A trip to Walt Disney World is never complete for me without a ride on Space Mountain. While the ride doesn’t have large drops or loops, it’s exciting because it’s ridden in total darkness. You never quite know whether you’re about to dart around the corner or fly down a small hill.
I’ve often heard others refer to juvenile arthritis (JA) as a roller coaster because of its highs (remissions) and lows (flares). But I don’t think that’s accurate, because on most roller coasters you can see the track in front of you. I think the unpredictability of JA is more like Space Mountain, where you are uncertain of what’s coming next.
An increase in JA symptoms is often called a flare-up. It can feel like they pop up out of nowhere. One day your child is kicking a ball, and the next they’re limping because their knees hurt.
Although some flare-ups are sudden, at times you may be able to predict when one is on the way. It may appear for an acute reason, such as missing doses of medication or injuring a joint. Or you may notice more subtle signs that a flare is on the way.
Juvenile arthritis can cause fatigue. Just before a flare, the fatigue can hit like a brick wall. I always know I’m about to flare when I feel like a zombie during the day and end up napping.
An abrupt change in your child’s routine may hint at flare fatigue. My mom knew my worst flares were on the way when I would fall asleep on the couch after school. But appearing lethargic wasn’t always a sure sign I was going to flare. Sometimes, it was just because I had a long day.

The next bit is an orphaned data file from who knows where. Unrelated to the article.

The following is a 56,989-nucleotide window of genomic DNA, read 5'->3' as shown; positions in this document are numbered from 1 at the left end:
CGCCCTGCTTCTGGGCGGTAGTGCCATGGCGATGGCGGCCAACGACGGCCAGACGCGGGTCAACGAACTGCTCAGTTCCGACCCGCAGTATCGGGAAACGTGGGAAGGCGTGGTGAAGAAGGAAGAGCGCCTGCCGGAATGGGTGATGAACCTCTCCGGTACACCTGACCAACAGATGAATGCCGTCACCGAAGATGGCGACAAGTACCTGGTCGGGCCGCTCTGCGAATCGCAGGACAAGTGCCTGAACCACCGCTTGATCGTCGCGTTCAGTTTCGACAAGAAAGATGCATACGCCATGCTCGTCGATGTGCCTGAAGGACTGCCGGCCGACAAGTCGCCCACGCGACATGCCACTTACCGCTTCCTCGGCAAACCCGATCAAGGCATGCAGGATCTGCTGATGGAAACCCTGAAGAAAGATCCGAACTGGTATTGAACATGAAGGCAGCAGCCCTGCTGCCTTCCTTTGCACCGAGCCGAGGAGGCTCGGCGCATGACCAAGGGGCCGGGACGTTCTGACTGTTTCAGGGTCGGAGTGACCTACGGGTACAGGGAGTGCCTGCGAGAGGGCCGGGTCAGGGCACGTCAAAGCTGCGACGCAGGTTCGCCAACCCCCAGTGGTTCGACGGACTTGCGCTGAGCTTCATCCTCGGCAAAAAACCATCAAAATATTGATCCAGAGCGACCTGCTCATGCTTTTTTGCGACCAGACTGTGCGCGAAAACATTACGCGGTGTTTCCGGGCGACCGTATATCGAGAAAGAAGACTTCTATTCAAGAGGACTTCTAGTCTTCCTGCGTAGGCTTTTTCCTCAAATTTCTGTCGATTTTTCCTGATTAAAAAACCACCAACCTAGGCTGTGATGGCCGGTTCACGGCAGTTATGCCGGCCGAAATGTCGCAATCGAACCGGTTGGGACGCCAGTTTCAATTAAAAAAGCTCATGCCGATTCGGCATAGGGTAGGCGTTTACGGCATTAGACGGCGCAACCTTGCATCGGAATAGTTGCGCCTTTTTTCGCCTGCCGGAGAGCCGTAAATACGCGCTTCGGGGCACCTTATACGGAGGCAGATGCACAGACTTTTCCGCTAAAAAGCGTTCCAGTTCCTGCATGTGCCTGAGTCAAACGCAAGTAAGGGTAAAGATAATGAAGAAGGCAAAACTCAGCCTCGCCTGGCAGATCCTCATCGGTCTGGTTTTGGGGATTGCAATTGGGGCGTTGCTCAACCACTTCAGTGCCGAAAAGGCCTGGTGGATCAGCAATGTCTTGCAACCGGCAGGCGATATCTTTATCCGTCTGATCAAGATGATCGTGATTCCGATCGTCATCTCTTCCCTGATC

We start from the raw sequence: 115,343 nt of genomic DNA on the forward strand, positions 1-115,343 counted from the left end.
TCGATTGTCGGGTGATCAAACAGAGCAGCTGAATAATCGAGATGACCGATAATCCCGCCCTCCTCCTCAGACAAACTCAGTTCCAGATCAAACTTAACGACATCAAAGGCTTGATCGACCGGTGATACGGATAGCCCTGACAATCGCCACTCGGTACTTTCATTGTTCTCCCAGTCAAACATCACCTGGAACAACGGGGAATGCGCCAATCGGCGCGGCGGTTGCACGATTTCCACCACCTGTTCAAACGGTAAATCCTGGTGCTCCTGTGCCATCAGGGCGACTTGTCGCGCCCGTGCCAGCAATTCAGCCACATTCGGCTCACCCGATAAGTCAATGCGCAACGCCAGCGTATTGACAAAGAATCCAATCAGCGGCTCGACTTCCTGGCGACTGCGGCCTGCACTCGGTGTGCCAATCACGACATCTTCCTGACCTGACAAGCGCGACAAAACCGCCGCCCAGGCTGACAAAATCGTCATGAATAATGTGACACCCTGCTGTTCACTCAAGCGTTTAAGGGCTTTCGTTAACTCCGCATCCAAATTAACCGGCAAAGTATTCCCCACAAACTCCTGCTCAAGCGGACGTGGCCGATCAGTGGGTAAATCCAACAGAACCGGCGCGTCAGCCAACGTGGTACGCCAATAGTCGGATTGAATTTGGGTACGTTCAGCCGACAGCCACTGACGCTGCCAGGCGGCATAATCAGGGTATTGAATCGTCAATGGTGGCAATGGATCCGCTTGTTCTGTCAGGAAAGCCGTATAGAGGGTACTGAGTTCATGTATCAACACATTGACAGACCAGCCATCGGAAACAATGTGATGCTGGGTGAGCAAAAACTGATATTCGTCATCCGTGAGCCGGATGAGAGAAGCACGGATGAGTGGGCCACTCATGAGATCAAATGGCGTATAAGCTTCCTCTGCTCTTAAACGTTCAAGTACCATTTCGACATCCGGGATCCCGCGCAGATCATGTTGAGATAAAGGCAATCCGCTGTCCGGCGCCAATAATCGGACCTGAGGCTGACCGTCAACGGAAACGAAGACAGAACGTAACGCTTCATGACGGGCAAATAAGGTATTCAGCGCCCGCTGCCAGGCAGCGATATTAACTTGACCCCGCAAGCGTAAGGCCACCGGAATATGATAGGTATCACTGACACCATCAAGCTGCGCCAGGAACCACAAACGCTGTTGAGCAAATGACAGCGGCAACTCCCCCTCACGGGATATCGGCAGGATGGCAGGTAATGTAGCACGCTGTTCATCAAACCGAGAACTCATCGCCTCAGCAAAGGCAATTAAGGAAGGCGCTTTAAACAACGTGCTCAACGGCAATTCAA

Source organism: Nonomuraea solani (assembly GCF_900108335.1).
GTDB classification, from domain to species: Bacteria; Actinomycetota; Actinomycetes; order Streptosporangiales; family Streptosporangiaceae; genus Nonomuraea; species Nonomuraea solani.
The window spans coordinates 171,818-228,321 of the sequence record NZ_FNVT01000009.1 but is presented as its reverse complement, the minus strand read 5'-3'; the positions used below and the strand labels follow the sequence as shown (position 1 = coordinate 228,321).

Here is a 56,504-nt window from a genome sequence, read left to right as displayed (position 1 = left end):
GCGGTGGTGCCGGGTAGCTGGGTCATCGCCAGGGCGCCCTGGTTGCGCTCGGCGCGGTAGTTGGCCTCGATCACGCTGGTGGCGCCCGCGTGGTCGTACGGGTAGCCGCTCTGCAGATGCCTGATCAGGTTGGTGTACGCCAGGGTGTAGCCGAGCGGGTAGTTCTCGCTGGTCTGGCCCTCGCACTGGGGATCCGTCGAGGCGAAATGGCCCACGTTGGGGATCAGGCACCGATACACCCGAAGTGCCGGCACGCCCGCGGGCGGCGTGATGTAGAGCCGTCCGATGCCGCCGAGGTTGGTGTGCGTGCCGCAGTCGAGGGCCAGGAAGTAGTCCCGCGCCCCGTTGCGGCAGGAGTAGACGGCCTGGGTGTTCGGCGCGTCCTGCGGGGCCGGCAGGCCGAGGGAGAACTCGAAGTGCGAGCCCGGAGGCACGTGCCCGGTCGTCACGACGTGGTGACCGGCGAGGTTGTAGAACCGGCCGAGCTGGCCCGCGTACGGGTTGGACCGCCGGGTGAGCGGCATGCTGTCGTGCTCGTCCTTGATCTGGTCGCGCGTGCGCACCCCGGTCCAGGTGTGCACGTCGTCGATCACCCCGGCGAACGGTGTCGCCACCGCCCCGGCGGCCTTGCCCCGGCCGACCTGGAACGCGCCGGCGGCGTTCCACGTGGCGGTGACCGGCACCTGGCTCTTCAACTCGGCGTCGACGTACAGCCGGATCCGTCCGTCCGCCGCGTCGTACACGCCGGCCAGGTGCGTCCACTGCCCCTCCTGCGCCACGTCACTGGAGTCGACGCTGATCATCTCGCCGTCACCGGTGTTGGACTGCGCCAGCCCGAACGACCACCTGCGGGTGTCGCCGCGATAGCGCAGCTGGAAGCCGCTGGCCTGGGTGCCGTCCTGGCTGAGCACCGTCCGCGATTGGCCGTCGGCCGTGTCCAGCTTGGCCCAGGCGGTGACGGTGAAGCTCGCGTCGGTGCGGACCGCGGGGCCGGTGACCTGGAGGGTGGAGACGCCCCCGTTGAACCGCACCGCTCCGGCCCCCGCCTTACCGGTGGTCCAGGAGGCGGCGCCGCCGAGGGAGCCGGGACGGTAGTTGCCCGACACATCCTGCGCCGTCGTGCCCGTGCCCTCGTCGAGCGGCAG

Lost in the fog
While brain fog isn’t unusual, you may notice it more when a flare is around the corner. The increase of inflammation, fatigue, and pain can make it hard to concentrate.
This symptom can be hard for others to see. You may not be able to see the fog, but you notice its emotional effects. Your child may seem frustrated or insecure, especially regarding homework.
One year, I swore the school janitor kept an eye on me. I was flaring off and on and had days in a row when I would drop my tray. Besides being embarrassing, it was discouraging because I knew I might be in a flare soon.
You should contact your child’s pediatric rheumatologist if you suspect a coming flare, particularly if the symptoms appear severe. The doctor may recommend coming in for labs to make sure there isn’t another issue. Every case of JA is unique, and every child needs different care.
JA can be wildly unpredictable. Small cues can sometimes tell whether your child’s disease is active. But subtle changes aren’t always negative. They can show a positive difference.
A year ago, I started a new treatment. After a few weeks, I noticed my energy level slowly rising. I was taking shorter naps and was sometimes able to stay up later than usual. Keeping track of small things such as a change in routine helped me realize that I was slowly getting better. It encouraged me to stay positive and stick to my treatment plan.
Note: Juvenile Arthritis News is strictly a news and information website about the disease. It does not provide medical advice, diagnosis, or treatment. This content is not intended to be a substitute for professional medical advice, diagnosis, or treatment. Always seek the advice of your physician or other qualified health provider with any questions you may have regarding a medical condition. Never disregard professional medical advice or delay in seeking it because of something you have read on this website. The opinions expressed in this column are not those of Juvenile Arthritis News, or its parent company, BioNews Services, and are intended to spark discussion about issues pertaining to juvenile arthritis.
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